Mr. Anderson, who was a professor of political science at the U.S. Air Force Academy from 2001 to 2007, has already developed an alternative to Obamacare. They’ve acted as a basis for Republican plans to replace Mr. Obama’s health care reforms. Click here for the full story.
6:20 P.M. in Washington, DC, 11:20 P.M. in Berlin
After the Election, a Period of Soul-Searching
It’s never too soon to look to the next story. With the 2016 election mercifully almost over, Kristin Roberts of Politico says the big story of 2017 will be an ongoing identity crisis in both the Republican and Democratic parties.
Ms. Roberts, a Reuters veteran with a background in war and security reporting, currently heads up campaign coverage at the Washington-based news website. She told a team of journalists from Handelsblatt Global that while the Republican crisis might be more obvious, both parties will be interesting to watch.
— Handelsblatt (@handelsblatt) November 4, 2016
No doubt the media and its role will also remain in the spotlight. Politico’s co-founder and chief editor John Harris, Ms. Roberts, and political reporter Steven Shepherd walked us through this extraordinary election campaign to date – from the challenges of safety to access for reporters and the crisis of modern journalism – during a visit to the media outlet’s offices in Virginia.
Of course, Politico’s coverage might have to change quite drastically if Donald Trump wins. Ms. Roberts notes that, given the Republican candidate’s rough-and-tumble relationship with the media, many of them could be denied access to the White House. That’s just fine with Ms. Thomas – she said the better stories come from outside the Washington bubble anyway.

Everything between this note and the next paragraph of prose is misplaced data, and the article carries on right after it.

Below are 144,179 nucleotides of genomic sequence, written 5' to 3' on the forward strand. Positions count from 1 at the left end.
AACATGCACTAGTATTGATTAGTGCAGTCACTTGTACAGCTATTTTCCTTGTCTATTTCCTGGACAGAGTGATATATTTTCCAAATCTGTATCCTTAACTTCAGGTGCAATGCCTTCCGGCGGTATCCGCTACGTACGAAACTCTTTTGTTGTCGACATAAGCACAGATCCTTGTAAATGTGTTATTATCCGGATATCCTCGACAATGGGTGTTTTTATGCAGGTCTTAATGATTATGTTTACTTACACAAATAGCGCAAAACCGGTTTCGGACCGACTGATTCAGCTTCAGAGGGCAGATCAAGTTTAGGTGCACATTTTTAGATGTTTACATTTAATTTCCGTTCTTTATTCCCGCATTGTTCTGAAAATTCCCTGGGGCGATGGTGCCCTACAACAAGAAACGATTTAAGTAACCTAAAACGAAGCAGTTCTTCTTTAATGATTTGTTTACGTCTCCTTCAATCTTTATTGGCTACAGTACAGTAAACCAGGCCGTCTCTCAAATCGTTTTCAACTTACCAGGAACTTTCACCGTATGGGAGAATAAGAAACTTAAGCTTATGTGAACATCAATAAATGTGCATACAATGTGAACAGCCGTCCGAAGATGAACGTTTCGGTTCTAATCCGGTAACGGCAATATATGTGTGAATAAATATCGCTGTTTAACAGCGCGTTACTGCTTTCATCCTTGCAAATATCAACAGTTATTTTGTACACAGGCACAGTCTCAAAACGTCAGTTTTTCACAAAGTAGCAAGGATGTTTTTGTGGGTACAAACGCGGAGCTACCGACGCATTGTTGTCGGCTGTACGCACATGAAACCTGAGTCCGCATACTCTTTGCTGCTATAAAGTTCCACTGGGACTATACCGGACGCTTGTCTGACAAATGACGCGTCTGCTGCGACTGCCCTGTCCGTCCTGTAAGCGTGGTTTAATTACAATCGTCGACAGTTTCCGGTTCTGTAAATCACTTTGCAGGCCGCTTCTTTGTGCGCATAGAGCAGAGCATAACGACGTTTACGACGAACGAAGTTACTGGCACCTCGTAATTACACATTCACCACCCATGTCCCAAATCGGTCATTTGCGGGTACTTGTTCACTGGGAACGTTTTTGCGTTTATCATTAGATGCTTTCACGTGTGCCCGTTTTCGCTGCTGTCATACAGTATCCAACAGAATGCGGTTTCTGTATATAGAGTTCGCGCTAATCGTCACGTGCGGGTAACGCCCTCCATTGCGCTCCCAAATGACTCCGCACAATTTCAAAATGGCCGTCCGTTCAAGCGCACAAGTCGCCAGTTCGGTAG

5:54 P.M. in Washington, DC, 10:54 P.M. in Berlin
Clinton, Trump and a Forgotten Iraq
Donald Trump and Hillary Clinton have spent much of this campaign trading accusations about who supported – or didn’t support – the 2003 U.S.-led invasion of Iraq. But when it comes to what they’ll do about Iraq’s future, both candidates have been remarkably silent.
“Iraqis really don’t know what to expect from either a Trump or a Clinton presidency. They don’t understand how the two possible administrations will differ from the Obama administration and how they will differ from each other,” Nussaibah Younis, an Iraq expert, said in a panel discussion hosted by the Hudson Institute in Washington Friday.
That’s partly the fault of the current Obama administration, said Ms. Younis, who’s leading a taskforce on Iraq at the Washington-based Atlantic Council. President Barack Obama has hoped that an Iraqi-led military offensive against Islamic State in Iraq can be wrapped up before he leaves office in January. It’s left his successors “off the hook” when it comes to the country’s future, said Ms. Younis.